Honest Jons logo

Artists like Faiyaz Khan, Hirabai Barodekar, Dattreya Vishnu Paluskar, and Bade Ghulam Ali Khan, expertly presented by Ian Nagoski.

Great New York latin soul LP from 1969, with Ricardo Marrero and Bobby Marin — check Barbara With The Kooky Eyes — plus unissued tracks by a supergroup including Tito Puente and Louie Ramirez.

Starkly haunting, tearing masterpieces of rebetika from 1933-37, when Rita and Roza ruled the roost. The best Greek composers and musicians around, too.

Ten austere, spiritual ragas by the Hindustani master-singer. Lamonte Young: ‘‘Jamuna ke tir’ in Raga Bhairavi stands as one of the great masterpieces of music.’

The Parisian musette style — from the accordion-banjo-drum trios typically heard in dance halls in the Roaring Twenties, to the refined swing of the 1940s.

Same proudly autobiographical, beat-tape plunderphonics as Meh Mogya, this time with the sampling focussed more on palm-wine and other acoustic Ghanaian music. ‘More Mogya’, ‘More Blood’.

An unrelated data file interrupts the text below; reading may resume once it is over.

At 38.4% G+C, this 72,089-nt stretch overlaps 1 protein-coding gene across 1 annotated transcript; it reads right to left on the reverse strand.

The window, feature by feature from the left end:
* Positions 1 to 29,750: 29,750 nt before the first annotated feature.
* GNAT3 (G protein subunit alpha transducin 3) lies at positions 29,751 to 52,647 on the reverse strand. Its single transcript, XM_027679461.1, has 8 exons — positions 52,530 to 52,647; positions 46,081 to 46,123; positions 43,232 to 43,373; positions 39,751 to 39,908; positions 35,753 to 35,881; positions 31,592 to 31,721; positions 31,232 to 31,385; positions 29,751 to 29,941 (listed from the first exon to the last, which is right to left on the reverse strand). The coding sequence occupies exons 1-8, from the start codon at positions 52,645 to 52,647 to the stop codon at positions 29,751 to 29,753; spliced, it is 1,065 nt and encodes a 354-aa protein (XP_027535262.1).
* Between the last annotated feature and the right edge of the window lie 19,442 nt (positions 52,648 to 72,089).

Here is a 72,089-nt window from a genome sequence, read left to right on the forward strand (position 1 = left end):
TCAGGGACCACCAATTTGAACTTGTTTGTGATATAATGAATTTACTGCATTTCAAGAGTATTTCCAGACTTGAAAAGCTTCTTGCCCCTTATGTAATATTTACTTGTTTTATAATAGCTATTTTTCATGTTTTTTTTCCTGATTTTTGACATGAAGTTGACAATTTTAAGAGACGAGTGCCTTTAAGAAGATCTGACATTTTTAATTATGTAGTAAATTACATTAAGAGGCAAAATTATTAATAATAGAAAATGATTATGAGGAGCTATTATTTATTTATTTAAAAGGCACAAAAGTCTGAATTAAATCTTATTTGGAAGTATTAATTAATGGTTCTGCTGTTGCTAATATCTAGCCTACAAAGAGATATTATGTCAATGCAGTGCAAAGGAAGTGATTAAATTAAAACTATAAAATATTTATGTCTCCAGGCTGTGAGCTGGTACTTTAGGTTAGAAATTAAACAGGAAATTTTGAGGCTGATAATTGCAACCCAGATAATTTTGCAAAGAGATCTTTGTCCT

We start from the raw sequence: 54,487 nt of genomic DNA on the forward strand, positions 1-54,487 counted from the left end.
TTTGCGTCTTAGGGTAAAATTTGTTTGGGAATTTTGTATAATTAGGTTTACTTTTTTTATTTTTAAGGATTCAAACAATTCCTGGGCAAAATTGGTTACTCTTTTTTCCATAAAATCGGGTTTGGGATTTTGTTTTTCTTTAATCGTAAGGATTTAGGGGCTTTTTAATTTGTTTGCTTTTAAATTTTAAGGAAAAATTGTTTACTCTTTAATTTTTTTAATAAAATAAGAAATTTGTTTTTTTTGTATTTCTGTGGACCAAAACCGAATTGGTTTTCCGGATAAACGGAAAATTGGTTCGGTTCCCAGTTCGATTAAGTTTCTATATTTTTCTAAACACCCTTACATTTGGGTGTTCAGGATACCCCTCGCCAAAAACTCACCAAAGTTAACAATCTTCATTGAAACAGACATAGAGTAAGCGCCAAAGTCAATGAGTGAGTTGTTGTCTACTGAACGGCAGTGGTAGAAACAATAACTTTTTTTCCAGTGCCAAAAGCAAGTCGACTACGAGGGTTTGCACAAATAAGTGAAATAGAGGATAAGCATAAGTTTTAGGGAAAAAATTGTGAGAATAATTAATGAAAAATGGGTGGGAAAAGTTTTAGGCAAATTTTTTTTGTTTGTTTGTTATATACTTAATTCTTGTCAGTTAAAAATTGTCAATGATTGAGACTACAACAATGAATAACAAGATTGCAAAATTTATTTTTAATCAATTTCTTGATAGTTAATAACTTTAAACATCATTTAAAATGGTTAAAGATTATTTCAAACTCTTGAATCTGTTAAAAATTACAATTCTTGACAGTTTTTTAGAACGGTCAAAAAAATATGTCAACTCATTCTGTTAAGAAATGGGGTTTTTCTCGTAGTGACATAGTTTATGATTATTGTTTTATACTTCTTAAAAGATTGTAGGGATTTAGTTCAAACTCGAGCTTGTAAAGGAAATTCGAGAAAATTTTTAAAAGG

1968 field recordings: one disc the Tajiks and Uzbeks in the north, derived musically from the Central Asian steppe; the other going south for more Pakistani and Indian stylings. Forty pages of notes and photos.

Rocking the party and ramming the dancefloor is the first priority of this review of Latin styles in classic West African dance music, as it emerged with 1950s anti-colonialism, and ran on gloriously into the 70s.

Fabulous, deep Ghanaian high-life from 1979. Profoundly rueful but politically resolute, in their trademark, hypnotic, minor-key manner, with sustained organ and CK Mann-style guitar.

Home of one of the great African bands, Bembeya Jazz, adopted home of Stokely Carmichael and Miriam Makeba, Guinea ‘was the musical beacon of Africa’, as this splendid comp shows. Addictive.

Third in the African Pearls series charts the two decades following Malian independence. Besides the rail bands and orchestras, refreshingly strong on ‘folklore’.

What a start to this series! Wonderful Congolese rumba from Kinshasa and Brazzaville — the dazzling, voluptuous soundtrack to convulsive, bloody anti-colonial struggle — by Franco, Nico, Tabu Ley and full crew.